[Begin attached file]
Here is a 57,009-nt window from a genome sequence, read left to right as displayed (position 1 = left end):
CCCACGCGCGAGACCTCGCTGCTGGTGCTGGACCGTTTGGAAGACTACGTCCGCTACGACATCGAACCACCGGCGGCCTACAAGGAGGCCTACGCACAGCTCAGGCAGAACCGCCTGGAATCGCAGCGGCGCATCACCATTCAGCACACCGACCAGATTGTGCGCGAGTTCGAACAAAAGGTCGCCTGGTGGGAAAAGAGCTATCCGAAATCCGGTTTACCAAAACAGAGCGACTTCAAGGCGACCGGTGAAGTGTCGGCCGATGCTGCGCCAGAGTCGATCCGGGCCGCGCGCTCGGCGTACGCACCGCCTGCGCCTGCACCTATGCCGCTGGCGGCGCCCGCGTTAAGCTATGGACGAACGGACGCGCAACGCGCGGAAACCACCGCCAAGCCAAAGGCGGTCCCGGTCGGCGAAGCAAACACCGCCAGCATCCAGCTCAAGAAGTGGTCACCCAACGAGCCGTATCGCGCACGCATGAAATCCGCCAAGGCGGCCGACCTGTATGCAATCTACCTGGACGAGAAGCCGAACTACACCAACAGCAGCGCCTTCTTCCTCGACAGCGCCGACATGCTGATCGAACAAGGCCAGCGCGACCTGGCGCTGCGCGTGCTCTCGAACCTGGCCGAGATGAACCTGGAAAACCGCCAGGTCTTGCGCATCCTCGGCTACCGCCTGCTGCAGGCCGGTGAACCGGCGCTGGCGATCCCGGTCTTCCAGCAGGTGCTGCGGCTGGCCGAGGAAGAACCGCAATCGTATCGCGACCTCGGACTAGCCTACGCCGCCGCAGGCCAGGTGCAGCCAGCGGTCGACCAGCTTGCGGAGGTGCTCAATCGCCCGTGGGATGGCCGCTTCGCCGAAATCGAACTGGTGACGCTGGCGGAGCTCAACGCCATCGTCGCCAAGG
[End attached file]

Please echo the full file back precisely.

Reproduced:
Here is a 57,009-nt window from a genome sequence, read left to right as displayed (position 1 = left end):
CCCACGCGCGAGACCTCGCTGCTGGTGCTGGACCGTTTGGAAGACTACGTCCGCTACGACATCGAACCACCGGCGGCCTACAAGGAGGCCTACGCACAGCTCAGGCAGAACCGCCTGGAATCGCAGCGGCGCATCACCATTCAGCACACCGACCAGATTGTGCGCGAGTTCGAACAAAAGGTCGCCTGGTGGGAAAAGAGCTATCCGAAATCCGGTTTACCAAAACAGAGCGACTTCAAGGCGACCGGTGAAGTGTCGGCCGATGCTGCGCCAGAGTCGATCCGGGCCGCGCGCTCGGCGTACGCACCGCCTGCGCCTGCACCTATGCCGCTGGCGGCGCCCGCGTTAAGCTATGGACGAACGGACGCGCAACGCGCGGAAACCACCGCCAAGCCAAAGGCGGTCCCGGTCGGCGAAGCAAACACCGCCAGCATCCAGCTCAAGAAGTGGTCACCCAACGAGCCGTATCGCGCACGCATGAAATCCGCCAAGGCGGCCGACCTGTATGCAATCTACCTGGACGAGAAGCCGAACTACACCAACAGCAGCGCCTTCTTCCTCGACAGCGCCGACATGCTGATCGAACAAGGCCAGCGCGACCTGGCGCTGCGCGTGCTCTCGAACCTGGCCGAGATGAACCTGGAAAACCGCCAGGTCTTGCGCATCCTCGGCTACCGCCTGCTGCAGGCCGGTGAACCGGCGCTGGCGATCCCGGTCTTCCAGCAGGTGCTGCGGCTGGCCGAGGAAGAACCGCAATCGTATCGCGACCTCGGACTAGCCTACGCCGCCGCAGGCCAGGTGCAGCCAGCGGTCGACCAGCTTGCGGAGGTGCTCAATCGCCCGTGGGATGGCCGCTTCGCCGAAATCGAACTGGTGACGCTGGCGGAGCTCAACGCCATCGTCGCCAAGG